No shift in Kashmir policy, says China but doubts remain after state media article
China’s position on the issue of Kashmir is clear and consistent. It is an issue left over from history between India and Pakistan, and shall be properly addressed by India and Pakistan through consultation and negotiation, Chinese foreign ministry said.india Updated: May 11, 2017 15:19 IST
The Chinese government on Wednesday said the China-Pakistan Economic Corridor (CPEC) does not affect Beijing’s stance on the Kashmir issue and it was up to New Delhi and Islamabad to settle it through dialogue and negotiation.
Beijing, however, was willing to make “constructive efforts” to improve relations between the two countries, the foreign ministry said in a statement.
“China’s position on the issue of Kashmir is clear and consistent. It is an issue left over from history between India and Pakistan, and shall be properly addressed by India and Pakistan through consultation and negotiation,” it said.
The statement comes in the wake of a state media article that indicated that China was getting ready to mediate on the Kashmir issue to protect its increasing financial investment in the CPEC, a cluster of energy and infrastructure projects and road networks connecting China’s Kashgar in northwest Xinjiang to Pakistan’s Gwadar port city.
“Given the massive investment that China has made in countries along the One Belt, One Road, China now has a vested interest in helping resolve regional conflicts including the dispute over Kashmir between India and Pakistan,” the article in Global Times said.
But the Chinese foreign ministry sought to sidestep the article in the tabloid affiliated to the People’s Daily, the mouthpiece of the Communist Party of China.
“The building of China-Pakistan Economic Corridor does not affect China’s position on this issue,” the statement said.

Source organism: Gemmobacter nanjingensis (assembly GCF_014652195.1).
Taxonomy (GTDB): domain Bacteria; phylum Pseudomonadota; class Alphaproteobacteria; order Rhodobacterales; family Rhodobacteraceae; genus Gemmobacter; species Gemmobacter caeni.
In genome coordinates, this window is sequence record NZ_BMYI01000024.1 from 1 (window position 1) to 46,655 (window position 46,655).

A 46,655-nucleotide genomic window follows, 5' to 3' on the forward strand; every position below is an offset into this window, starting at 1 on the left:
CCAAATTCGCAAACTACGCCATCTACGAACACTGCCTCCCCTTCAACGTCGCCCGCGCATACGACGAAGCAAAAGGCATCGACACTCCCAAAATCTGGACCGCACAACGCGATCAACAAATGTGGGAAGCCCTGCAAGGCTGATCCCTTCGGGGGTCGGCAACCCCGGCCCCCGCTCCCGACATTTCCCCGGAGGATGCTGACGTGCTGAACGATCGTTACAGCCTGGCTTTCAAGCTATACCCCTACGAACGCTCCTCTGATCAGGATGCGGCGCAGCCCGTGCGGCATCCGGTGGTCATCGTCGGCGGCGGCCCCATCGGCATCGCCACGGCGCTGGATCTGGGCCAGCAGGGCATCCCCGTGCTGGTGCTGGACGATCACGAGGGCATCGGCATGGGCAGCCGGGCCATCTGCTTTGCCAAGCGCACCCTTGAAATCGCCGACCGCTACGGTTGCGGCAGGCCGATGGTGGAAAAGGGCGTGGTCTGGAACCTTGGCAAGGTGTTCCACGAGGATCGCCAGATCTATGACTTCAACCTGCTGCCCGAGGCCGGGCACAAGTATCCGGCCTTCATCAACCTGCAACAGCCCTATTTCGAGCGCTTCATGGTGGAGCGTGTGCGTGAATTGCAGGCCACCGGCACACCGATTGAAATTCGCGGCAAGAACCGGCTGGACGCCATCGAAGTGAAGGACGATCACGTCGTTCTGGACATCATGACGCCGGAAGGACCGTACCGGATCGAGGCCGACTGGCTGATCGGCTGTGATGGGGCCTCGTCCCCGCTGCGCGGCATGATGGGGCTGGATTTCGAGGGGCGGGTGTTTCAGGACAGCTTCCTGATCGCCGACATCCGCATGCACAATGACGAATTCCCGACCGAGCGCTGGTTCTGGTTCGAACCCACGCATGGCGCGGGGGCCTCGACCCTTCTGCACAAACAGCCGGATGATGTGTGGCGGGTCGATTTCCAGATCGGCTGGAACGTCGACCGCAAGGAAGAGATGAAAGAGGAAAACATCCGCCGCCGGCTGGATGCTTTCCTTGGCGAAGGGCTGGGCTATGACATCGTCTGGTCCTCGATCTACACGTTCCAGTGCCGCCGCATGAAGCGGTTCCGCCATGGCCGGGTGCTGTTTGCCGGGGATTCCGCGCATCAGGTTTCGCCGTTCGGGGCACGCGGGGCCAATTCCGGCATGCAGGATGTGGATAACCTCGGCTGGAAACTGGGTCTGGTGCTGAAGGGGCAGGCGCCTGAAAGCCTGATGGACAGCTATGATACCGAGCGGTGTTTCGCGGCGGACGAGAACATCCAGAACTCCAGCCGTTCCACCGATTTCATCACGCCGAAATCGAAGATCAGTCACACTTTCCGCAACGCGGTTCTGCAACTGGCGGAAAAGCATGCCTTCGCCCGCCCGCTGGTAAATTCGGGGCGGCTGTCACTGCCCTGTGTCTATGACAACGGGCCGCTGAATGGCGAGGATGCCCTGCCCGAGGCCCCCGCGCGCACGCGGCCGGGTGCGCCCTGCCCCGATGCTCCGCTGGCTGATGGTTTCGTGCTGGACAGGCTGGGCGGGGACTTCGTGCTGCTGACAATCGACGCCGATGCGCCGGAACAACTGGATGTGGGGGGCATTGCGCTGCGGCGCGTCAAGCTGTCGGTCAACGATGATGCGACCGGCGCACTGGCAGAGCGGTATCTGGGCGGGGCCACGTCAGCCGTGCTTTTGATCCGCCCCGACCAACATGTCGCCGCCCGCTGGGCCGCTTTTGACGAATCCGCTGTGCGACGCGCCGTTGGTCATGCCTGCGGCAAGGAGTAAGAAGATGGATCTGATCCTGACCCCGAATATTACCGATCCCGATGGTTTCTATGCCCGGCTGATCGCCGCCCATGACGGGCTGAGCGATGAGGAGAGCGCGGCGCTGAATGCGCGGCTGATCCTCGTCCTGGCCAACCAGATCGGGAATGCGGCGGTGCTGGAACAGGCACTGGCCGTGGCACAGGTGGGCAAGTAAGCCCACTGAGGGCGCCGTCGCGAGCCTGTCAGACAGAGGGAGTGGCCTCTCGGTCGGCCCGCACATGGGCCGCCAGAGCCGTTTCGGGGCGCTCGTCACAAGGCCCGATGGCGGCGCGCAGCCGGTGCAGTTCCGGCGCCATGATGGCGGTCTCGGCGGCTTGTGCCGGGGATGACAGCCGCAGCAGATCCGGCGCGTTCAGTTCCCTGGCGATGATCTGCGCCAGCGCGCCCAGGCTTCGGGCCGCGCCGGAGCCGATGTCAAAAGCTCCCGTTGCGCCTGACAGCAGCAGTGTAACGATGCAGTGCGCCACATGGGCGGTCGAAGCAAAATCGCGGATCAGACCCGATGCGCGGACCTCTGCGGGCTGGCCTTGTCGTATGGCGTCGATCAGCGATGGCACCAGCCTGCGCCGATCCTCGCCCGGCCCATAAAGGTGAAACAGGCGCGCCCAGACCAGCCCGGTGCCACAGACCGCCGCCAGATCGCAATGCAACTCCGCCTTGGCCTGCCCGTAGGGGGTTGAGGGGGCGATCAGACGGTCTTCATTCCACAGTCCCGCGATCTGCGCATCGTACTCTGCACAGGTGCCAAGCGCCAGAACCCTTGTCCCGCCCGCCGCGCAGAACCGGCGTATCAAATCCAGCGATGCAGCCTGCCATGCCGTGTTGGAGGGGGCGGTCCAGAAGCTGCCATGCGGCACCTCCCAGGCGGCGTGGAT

“We sincerely hope that India and Pakistan will properly handle differences by increasing communication and dialogue, and jointly uphold regional peace and stability. China is willing to make constructive efforts for the improvement of India-Pakistan relations,” it said.
It was a reiteration of what foreign minister Wang Yi had said at a press conference on the upcoming Belt and Road Initiative forum, to be h eld in Beijing later this month.
“It (CPEC) is for the purpose of serving economic cooperation and development. It has no direct link with political and boundary dispute. Certain sections of the CPEC have raised concern on the Indian side,” Wang had said.
“As for the dispute of Kashmir, China’s position remained unchanged. Also, CPEC has no relationship with the dispute in certain regions. I want to reaffirm to the Indian friend if India wants to take part in the One Belt, One Road, there are many channels and ways,” Wang said.
But the Global Times article, given it came out in a state-controlled newspaper, does possibly give an indication about a long-term strategy of the CPC.
“For instance, while China has the capability to resolve conflicts through mediation given its increased economic influence, the nation needs to be very prudent in dealing with other big powers, India included, in the region,” it said.
“In fact, mediating between India and Pakistan over Kashmir issue would perhaps be one of the toughest challenges facing China in dealing with regional affairs to safeguard its overseas interests.”